Advising with empathy and experience

Hysterectomies for some women fitted with Essure.


Many women are having to have hysterectomies to remove a sterilisation device used on the NHS.

The Essure implant is used to permanently sterilise women, but can cause side effects and complications.

One woman - who later had her uterus removed - said she was left suicidal due to the "unbearable" pain, and felt she was a burden to her family.

The manufacturer, Bayer, says Essure is safe and the benefits outweigh the risks but the sale of the implants in the EU was temporarily suspended at one stage.

One patient, Laura Linkson, who was fitted with the Essure device in 2013, said the pain left her suicidal.

"The device was sold to me as a simple and easy procedure. I was told that I'd be in and out of the doctor's office in 10 minutes and that there'd be no recovery time. I went from being a mum who was doing everything with her children, to one who was stuck in bed unable to move without pain, at some points being suicidal. I felt like I was a burden on everyone around me."

The small coil implants, made from nickel and polyester (PET) fibres, are used as a sterilisation device to stop eggs reaching the womb.

They are inserted into the fallopian tubes where they trigger inflammation, causing scar tissue to build up and eventually block the tubes, known as a hysteroscopic sterilisation.

The devices can cause intense pain, and some women are thought to react badly to the nickel and plastic. Because of the way the coils attach to the fallopian tubes, they can be extracted only by removing a woman's fallopian tubes and often her uterus.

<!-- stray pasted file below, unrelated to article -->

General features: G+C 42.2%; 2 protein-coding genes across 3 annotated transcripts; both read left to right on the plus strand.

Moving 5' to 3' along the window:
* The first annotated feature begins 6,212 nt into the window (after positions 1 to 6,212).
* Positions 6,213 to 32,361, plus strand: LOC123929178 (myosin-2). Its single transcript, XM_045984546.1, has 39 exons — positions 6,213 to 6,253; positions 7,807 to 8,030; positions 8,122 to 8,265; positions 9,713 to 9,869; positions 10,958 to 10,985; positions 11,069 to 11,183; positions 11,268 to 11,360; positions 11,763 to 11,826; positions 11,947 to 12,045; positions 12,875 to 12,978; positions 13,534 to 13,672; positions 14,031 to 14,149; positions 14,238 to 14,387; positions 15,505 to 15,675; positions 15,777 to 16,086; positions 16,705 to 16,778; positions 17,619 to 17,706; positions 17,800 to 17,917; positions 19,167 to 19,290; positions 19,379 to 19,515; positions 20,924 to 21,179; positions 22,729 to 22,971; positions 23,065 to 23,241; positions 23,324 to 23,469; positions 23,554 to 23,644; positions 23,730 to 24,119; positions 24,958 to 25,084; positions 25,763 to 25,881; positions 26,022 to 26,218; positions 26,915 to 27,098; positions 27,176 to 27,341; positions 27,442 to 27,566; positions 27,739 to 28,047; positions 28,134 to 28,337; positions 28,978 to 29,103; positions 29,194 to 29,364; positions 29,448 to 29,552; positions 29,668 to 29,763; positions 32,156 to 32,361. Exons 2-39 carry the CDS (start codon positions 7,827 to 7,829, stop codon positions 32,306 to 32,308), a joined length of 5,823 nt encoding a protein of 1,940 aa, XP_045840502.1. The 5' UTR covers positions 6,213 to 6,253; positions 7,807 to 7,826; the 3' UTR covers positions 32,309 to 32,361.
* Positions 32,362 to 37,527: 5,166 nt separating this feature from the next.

In other cases the device has been found to perforate a fallopian tube and dislodge, embedding itself elsewhere in the body.

Another patient, Victoria Dethier, had an Essure fitted in 2012. For three years she could not work out why she felt so unwell.

She said: "There were moments where I couldn't get out of bed I was in so much pain. It felt like I was dying, like something was killing me from the inside." She had a hysterectomy to remove the device in 2015.

She added: "Straight away there was a difference, I'd experienced a horrible taste in my mouth and that went. I'd lost a lot of hair and that came back within 12 months, it was incredible."

The medicines and healthcare products regulatory agency (MHRA) has been criticised for not responding to the increasing allegations about the effects of the device.

A study published in the British Medical Journal (BMJ) in 2015 suggested that women who had a hysteroscopic sterilisation are 10 times more likely to need follow-up surgery than those who had a traditional sterilization.

In the US more than 15,000 women have reported problems including pain, allergic reactions and "migration of device" to the US Food and Drug Administration (FDA).

Director of the Centre for Evidence-Based Medicine at Oxford University, Carl Heneghan, has criticised the regulator's failure to act on such findings asking how much evidence is needed before the product is withdrawn from the market.

The NHS does not have figures for the total number of women who have been fitted with Essure, or who have had it removed.

However, the clinical trial that led to the device being approved has been criticised for not considering the long-term effects of the implants.

Mr Heneghan said: "The trial followed up women for only one year, so nobody has a real understanding of what happens with this device after two, three or five years."

Some women who have experienced problems say they were not informed about the risks.

Consultant obstetrician and gynaecologist Ben Peyton-Jones, said the device should still be used in some instances.

He said: "I think it has a place for women who can't have keyhole surgery and who are explained the risks very carefully. When used correctly, according to the manufacturer's guidance and in trained hands, it is safe."

Bayer said that independent reviews of Essure had concluded that the benefits outweighed the risks.

In a statement the company said: "Patient safety and appropriate use of Essure are the greatest priorities for Bayer, and the company fully stands behind Essure as an appropriate choice for women who desire permanent contraception. Many women with Essure rely on this form of contraception without any side effects."

The MHRA said it had no evidence to suggest this product was unsafe, and that the recent suspension did not suggest any increased risk to patient safety.

It said it was important for healthcare professionals to discuss the risks with patients before a procedure.






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